TUSD public hearing focuses on school closures

A week after the TUSD Governing Board was asked to write a large check for a central office administrative position, about 100 members of the public listened as district officials explained how they intend to overcome a projected $17 million deficit in the next school year.

The Tucson Unified School District faces substantial budget challenges due to demographic shifts in the community, declining enrollment, the resulting reduced state funding, and escalating expenses for utilities and maintenance.

School closures and a bond measure are top on the list of the district’s desired solutions.

Last night, City of South Tucson Mayor, Jennifer Eckstrom came to ensure that Ochoa Elementary School is not on the chopping block. For a number of years, the “D” school has had some of the lowest AIMS scores in the district. It employs an untested experimental curriculum that has cost the district tens of thousands of dollars in travel for teacher training.

This summer, the district spent money on television ads to recruit students to Ochoa. The ad did not mention Ochoa’s failing status.

While saying they are encouraging public participation and input, the district personnel will present plans for more school closures.

Due to the district’s failure to improve academic achievement in a meaningful way, enrollment is steadily declining. Over 13,000 classrooms seats sit empty.

As word gets out that more schools are being considered for closure, more parents remove their children from what they believe is an unstable school environment.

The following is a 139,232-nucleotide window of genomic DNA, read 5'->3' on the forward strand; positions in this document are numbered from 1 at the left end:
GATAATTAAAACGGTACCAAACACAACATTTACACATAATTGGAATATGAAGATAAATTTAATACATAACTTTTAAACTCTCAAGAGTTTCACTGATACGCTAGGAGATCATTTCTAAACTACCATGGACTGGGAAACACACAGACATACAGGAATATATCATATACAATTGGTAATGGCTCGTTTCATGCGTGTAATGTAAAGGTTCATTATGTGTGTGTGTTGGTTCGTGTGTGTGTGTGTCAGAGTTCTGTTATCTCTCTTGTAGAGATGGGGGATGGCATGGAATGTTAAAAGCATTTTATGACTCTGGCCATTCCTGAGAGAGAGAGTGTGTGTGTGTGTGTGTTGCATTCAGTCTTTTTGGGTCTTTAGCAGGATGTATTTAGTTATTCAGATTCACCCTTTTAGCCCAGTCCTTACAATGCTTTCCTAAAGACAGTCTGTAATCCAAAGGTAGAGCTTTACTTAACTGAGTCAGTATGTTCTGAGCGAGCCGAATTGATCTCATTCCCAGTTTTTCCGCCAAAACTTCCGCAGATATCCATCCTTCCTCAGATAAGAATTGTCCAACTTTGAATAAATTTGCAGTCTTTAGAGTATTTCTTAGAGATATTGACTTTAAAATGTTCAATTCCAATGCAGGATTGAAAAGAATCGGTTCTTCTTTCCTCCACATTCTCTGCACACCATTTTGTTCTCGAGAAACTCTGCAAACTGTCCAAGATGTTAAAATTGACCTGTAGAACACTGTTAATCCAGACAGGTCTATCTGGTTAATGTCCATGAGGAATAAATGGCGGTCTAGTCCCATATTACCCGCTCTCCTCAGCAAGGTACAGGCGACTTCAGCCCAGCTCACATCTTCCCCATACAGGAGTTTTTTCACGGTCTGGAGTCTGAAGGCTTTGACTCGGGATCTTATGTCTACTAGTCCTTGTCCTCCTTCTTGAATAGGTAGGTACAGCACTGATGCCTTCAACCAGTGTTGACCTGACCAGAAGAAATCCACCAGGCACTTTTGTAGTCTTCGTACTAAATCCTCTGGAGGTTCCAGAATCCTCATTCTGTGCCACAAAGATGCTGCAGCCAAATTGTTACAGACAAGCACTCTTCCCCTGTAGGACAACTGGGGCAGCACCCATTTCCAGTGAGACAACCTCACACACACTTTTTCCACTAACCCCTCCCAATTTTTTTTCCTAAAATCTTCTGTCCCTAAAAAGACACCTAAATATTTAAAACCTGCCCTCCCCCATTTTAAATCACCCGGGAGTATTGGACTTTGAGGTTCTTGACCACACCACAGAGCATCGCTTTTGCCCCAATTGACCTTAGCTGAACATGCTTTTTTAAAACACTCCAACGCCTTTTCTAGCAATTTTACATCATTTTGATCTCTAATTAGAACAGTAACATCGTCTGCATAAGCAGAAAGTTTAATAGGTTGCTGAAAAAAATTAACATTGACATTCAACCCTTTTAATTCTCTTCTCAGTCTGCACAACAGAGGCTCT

The town halls are intended to provide input as to how the Tucson Unified School District Governing Board should make budget decisions to overcome a projected $17 million deficit.

“The tricky part for TUSD is to cut the budget and protect student learning. Anything else is just going to result in more cuts in the next few years as even more parents take their kids…and the money that goes with them…to other districts and charters. My two concrete suggestions were: (1) to save $9 million by bringing TUSD administrative costs down to the same level as other very large districts, and (2) to eliminate every single program that cannot show it improves student learning,” said Rich Kronberg, long time teacher and education activist with TU4SD. “The voters should turn out any incumbent who does not vote to protect student learning in this process and should not support any candidate who cannot articulate how they’d cut the budget and protect student learning at the same time.

Last week, the TUSD Governing Board voted to reward a contract to Deputy Superintendent Maria Menconi for $151,000. The contract was approved as part of a package of all the cabinet members. The TUSD Board was not provided the Menconi’s contract before being asked to approve it. Dr. Mark Stegeman found it “strange for the Board to approve contracts that it hasn’t even seen.” When Menconi’s position was created over a year ago, it was supposed to be temporary.

Last night, the district passed out fliers outlining possible solutions:

• Increase class sizes by six to eight students: Would save $16.9 million.
• Consolidate schools, close buildings: Would save $500,000 to $1 million per site.
• Reduce salaries, benefits: A 9 percent reduction overall would save $17 million.
• Eliminate full-day kindergarten: Would save $5.3 million.
• Eliminate assistant principals: Would save $4.8 million.
• Eliminate librarians, and assistants and counselors: Would save $7.1 million.

Two more public meetings will be held August 22, and 25.

Wednesday, August 22 6:30– 8:30pm
Auditorium: Cholla High Magnet School, 2001 W. Starr Pass Blvd.
Directions: West on Broadway to Euclid; turn left Euclid turns into Park. South on Park Avenue to 22nd Street; turn right. West on 22nd Street past Mission Road. (22nd Street turns into West Starr Pass Blvd.)

Saturday, August 25 10am – noon
Auditorium: Catalina Magnet High School, 3645 E. Pima St.
Directions: East on Broadway to Campbell; turn left. North on Campbell to Elm Street; turn right (Elm turns into Pima Street.) East on Pima Street to entrance.